Ashburton Guardian. Magna est Veritas et Prævalebit. WEDNESDAY, APRIL 23, 1919. ENGLAND'S DAY.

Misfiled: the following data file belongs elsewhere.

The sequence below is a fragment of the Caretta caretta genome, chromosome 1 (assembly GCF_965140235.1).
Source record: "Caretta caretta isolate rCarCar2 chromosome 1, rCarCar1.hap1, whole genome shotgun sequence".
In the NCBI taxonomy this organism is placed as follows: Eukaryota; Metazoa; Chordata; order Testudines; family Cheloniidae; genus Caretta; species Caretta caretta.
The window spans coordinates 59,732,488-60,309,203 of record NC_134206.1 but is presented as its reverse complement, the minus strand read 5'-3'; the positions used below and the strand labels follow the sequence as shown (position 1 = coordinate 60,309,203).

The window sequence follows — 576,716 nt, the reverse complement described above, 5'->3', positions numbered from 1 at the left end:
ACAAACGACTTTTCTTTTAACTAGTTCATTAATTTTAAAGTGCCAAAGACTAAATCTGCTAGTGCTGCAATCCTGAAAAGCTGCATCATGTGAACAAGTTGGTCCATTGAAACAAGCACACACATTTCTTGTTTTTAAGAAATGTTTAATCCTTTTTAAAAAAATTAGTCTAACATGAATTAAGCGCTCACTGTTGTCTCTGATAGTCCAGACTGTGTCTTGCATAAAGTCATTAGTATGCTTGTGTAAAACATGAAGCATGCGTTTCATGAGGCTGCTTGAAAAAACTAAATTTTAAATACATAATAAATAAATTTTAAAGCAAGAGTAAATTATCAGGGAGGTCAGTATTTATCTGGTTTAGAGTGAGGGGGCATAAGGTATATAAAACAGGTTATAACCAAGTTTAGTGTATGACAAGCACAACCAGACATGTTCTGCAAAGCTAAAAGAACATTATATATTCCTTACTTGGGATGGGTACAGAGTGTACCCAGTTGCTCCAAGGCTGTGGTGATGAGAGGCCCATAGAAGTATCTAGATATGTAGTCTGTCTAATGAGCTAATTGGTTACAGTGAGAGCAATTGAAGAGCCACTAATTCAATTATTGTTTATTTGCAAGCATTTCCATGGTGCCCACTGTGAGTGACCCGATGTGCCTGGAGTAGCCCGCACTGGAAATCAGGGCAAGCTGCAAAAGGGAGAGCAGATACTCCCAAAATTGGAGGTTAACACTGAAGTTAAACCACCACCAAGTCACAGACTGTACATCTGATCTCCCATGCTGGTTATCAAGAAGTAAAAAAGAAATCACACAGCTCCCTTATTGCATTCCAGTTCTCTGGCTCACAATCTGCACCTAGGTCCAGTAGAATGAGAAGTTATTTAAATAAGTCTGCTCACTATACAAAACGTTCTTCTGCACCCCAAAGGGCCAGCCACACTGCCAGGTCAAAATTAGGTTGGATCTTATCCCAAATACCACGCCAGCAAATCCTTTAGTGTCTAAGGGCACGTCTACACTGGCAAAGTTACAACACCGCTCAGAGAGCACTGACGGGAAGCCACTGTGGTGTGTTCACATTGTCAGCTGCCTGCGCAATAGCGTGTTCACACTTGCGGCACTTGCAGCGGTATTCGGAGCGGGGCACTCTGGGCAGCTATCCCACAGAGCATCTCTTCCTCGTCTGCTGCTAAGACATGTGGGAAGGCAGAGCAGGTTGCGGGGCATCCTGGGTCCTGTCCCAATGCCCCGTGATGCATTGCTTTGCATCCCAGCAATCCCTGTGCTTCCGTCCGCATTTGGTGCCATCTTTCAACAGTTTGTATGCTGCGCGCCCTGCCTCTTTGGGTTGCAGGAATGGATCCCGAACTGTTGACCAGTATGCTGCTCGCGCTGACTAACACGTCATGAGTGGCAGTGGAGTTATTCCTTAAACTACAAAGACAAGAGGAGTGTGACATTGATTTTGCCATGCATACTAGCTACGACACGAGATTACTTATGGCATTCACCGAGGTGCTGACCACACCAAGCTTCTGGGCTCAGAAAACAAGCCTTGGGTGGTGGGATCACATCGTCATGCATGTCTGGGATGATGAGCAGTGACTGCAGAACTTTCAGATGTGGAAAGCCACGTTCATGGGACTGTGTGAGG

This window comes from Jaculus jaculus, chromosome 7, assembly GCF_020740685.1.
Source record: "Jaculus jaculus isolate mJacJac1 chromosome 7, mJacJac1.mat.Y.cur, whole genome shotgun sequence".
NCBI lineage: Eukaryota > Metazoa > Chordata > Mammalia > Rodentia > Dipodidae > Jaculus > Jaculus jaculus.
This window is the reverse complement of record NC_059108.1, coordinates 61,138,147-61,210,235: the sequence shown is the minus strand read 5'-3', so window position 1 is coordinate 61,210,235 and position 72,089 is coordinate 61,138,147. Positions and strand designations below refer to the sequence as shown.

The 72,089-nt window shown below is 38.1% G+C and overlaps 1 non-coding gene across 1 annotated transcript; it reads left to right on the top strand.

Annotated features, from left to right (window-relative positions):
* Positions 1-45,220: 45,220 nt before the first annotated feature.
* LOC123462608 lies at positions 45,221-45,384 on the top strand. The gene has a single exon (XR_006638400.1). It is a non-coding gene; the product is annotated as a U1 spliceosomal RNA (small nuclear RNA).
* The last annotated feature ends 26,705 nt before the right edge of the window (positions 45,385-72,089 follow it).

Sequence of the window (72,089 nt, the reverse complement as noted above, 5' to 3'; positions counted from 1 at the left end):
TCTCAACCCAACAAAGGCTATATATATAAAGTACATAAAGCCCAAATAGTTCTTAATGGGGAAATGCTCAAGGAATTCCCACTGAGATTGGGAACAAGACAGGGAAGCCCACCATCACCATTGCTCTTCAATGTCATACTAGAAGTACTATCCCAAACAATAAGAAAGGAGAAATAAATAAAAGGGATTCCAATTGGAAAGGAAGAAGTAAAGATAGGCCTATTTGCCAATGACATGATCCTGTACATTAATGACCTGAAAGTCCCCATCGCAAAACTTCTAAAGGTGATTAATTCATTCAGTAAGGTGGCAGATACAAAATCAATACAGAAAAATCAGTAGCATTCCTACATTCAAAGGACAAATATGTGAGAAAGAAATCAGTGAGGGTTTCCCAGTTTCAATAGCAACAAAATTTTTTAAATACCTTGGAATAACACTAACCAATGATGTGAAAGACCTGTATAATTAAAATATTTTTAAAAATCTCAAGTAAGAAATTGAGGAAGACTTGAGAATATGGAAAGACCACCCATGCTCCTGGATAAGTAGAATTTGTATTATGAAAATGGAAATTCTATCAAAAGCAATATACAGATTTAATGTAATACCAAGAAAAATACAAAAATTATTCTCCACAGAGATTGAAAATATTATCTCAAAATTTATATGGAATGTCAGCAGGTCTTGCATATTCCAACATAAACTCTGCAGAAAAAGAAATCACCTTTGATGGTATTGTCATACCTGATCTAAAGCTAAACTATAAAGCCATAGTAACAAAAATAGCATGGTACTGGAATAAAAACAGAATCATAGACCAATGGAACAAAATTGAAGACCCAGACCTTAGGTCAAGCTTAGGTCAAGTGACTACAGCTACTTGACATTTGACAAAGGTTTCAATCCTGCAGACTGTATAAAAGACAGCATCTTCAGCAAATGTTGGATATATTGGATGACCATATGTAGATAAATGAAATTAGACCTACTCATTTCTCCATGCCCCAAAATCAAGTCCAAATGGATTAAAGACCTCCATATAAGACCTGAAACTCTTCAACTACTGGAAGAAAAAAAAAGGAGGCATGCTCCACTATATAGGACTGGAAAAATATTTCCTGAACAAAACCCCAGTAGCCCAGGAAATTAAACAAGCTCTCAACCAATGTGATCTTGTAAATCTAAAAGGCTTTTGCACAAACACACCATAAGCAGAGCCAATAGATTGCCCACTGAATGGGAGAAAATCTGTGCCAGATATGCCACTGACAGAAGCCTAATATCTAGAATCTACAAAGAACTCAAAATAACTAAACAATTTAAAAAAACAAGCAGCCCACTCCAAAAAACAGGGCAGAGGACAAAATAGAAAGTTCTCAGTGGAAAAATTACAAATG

To-day, being- St. George's Day, is usually regarded as England's Day, but Respite the propaganda of some national enthusiasts, «the festival is not regarded very seriously by the average Englishman. 'He knows little—and perhaps cares ' less— about, St. George, and, true to his traditions, he declines to foster artificial enthusiasm. The date is also regarded as the anniversary of Shakespeare's birth, but only a comparatively few Englishmen will become excited over this. What will most stir the English nation, to-day,. will be the memory of that which occurred at Zeebrugge, a year ago, when the Vindictive, and other vessels-^added a glorious chapter to naval annals. Tyrwhitt and Carpenter will be acclaimed today by many who : ignore St. George and Shakespeare, and although such attitude can be justly criticised, it is characteristically English. It would be easy to excuse the lukewarm feelings - towards St. George, whose claims to be the national patron saint are somewhat meagre. St. Alban or St. Edmund ,for instance, are regarded by many scholars as more entitled to the honour, the stories of their respective deaths being more appealing to the English mind. Nobody-1 can defend .the indifference to Shakespeare's glory, which,, fortunately, is not dimmed because appreciation of it is not shouted from English roof-tops. The English; as a race, take their great men as a matter of course. The nation has almost an embarrassment of riches in notabilities, arid would find it 'difficult' to honour sufficiently all the deserving. Other countries have produced great men, and these other countries make no secret of the ■ respective nation's pride in them, but the average Englishman remains calm where his mighty men are concerned, especially if they have been dead a long time. Rightly or wrongly, he^ believes that there is no he.cd for demonstration of appreciation of his countrymen's gifts or virtues, and he is inclined to be amused when sister nations act otherwise concerning their own heroes. It is an English trait to keep comparatively silent regarding personal and national achievements, boasting in any shape not being considered quite the thing. This attitude is not unadulterated modesty: possibly it is the acme of conceit, springing from an inward conviction that no other race is on the same high level of the English. England's Day, therefore, seems doomed to be a half-hearted affair among the English, but will have served a purpose if those descended from the other nations of the Homeland, will study England's record of great accomplishments, from Alfred to the present day. There is a tendency in some of the overseas Dominions to depreciate England and the English, a tendency which, although now really humour, might, if allowed to go unchecked,'be transformed to tragedy in. years to come. History shows that no nation in the world has less cause to shun comparison with others, than Ms the English.